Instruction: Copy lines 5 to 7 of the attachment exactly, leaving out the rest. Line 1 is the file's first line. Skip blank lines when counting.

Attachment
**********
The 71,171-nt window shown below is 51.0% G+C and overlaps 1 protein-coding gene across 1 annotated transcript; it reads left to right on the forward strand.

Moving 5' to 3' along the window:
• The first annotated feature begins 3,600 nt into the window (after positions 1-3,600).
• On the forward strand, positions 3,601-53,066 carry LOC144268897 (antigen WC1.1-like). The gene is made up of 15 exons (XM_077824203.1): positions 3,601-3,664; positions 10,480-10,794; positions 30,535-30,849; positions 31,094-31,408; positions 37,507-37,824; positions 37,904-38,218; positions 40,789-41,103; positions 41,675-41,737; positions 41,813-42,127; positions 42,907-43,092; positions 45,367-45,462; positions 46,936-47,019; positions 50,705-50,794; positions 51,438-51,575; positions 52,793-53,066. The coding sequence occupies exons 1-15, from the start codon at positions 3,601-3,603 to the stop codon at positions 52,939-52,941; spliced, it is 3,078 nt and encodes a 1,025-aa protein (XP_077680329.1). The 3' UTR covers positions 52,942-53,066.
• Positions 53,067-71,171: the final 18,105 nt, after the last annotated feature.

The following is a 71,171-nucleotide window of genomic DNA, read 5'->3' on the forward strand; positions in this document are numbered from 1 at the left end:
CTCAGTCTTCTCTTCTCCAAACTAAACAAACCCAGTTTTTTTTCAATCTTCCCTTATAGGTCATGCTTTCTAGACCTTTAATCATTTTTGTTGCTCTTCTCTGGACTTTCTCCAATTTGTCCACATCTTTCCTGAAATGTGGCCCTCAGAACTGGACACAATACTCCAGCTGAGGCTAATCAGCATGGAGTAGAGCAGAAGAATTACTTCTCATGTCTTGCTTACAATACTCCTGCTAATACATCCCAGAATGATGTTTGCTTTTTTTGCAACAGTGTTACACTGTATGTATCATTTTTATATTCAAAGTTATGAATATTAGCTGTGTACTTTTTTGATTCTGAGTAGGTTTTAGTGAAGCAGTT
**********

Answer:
• Positions 53,067-71,171: the final 18,105 nt, after the last annotated feature.

The following is a 71,171-nucleotide window of genomic DNA, read 5'->3' on the forward strand; positions in this document are numbered from 1 at the left end:
CTCAGTCTTCTCTTCTCCAAACTAAACAAACCCAGTTTTTTTTCAATCTTCCCTTATAGGTCATGCTTTCTAGACCTTTAATCATTTTTGTTGCTCTTCTCTGGACTTTCTCCAATTTGTCCACATCTTTCCTGAAATGTGGCCCTCAGAACTGGACACAATACTCCAGCTGAGGCTAATCAGCATGGAGTAGAGCAGAAGAATTACTTCTCATGTCTTGCTTACAATACTCCTGCTAATACATCCCAGAATGATGTTTGCTTTTTTTGCAACAGTGTTACACTGTATGTATCATTTTTATATTCAAAGTTATGAATATTAGCTGTGTACTTTTTTGATTCTGAGTAGGTTTTAGTGAAGCAGTT